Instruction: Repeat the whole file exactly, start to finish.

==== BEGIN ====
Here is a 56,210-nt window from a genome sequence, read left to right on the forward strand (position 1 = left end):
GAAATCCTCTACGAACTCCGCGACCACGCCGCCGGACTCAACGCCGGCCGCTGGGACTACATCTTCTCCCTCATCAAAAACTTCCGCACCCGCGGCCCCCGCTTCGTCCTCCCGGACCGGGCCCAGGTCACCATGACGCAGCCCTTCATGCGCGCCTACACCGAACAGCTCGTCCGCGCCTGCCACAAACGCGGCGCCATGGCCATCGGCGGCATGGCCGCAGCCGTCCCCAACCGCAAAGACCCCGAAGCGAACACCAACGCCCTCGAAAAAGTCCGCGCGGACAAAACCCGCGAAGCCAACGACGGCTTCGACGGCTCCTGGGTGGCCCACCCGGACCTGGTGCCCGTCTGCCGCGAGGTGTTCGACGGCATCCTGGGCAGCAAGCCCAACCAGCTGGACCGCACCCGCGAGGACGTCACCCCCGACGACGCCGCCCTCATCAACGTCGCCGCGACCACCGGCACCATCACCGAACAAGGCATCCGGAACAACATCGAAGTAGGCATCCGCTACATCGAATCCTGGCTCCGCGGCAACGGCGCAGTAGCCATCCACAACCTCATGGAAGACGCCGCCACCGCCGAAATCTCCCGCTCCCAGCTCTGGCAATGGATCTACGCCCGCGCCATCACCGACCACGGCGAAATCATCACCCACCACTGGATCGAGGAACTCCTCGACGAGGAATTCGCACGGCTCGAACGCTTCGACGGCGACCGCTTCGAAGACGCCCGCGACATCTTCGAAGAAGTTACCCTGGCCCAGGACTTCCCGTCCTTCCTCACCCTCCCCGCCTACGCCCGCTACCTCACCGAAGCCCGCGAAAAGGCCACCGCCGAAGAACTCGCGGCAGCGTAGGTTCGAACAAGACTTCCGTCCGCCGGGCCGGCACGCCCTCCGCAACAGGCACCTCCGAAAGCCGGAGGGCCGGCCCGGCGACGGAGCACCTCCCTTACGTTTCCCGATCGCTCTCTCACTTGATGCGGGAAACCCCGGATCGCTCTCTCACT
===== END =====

Here is a 56,210-nt window from a genome sequence, read left to right on the forward strand (position 1 = left end):
GAAATCCTCTACGAACTCCGCGACCACGCCGCCGGACTCAACGCCGGCCGCTGGGACTACATCTTCTCCCTCATCAAAAACTTCCGCACCCGCGGCCCCCGCTTCGTCCTCCCGGACCGGGCCCAGGTCACCATGACGCAGCCCTTCATGCGCGCCTACACCGAACAGCTCGTCCGCGCCTGCCACAAACGCGGCGCCATGGCCATCGGCGGCATGGCCGCAGCCGTCCCCAACCGCAAAGACCCCGAAGCGAACACCAACGCCCTCGAAAAAGTCCGCGCGGACAAAACCCGCGAAGCCAACGACGGCTTCGACGGCTCCTGGGTGGCCCACCCGGACCTGGTGCCCGTCTGCCGCGAGGTGTTCGACGGCATCCTGGGCAGCAAGCCCAACCAGCTGGACCGCACCCGCGAGGACGTCACCCCCGACGACGCCGCCCTCATCAACGTCGCCGCGACCACCGGCACCATCACCGAACAAGGCATCCGGAACAACATCGAAGTAGGCATCCGCTACATCGAATCCTGGCTCCGCGGCAACGGCGCAGTAGCCATCCACAACCTCATGGAAGACGCCGCCACCGCCGAAATCTCCCGCTCCCAGCTCTGGCAATGGATCTACGCCCGCGCCATCACCGACCACGGCGAAATCATCACCCACCACTGGATCGAGGAACTCCTCGACGAGGAATTCGCACGGCTCGAACGCTTCGACGGCGACCGCTTCGAAGACGCCCGCGACATCTTCGAAGAAGTTACCCTGGCCCAGGACTTCCCGTCCTTCCTCACCCTCCCCGCCTACGCCCGCTACCTCACCGAAGCCCGCGAAAAGGCCACCGCCGAAGAACTCGCGGCAGCGTAGGTTCGAACAAGACTTCCGTCCGCCGGGCCGGCACGCCCTCCGCAACAGGCACCTCCGAAAGCCGGAGGGCCGGCCCGGCGACGGAGCACCTCCCTTACGTTTCCCGATCGCTCTCTCACTTGATGCGGGAAACCCCGGATCGCTCTCTCACT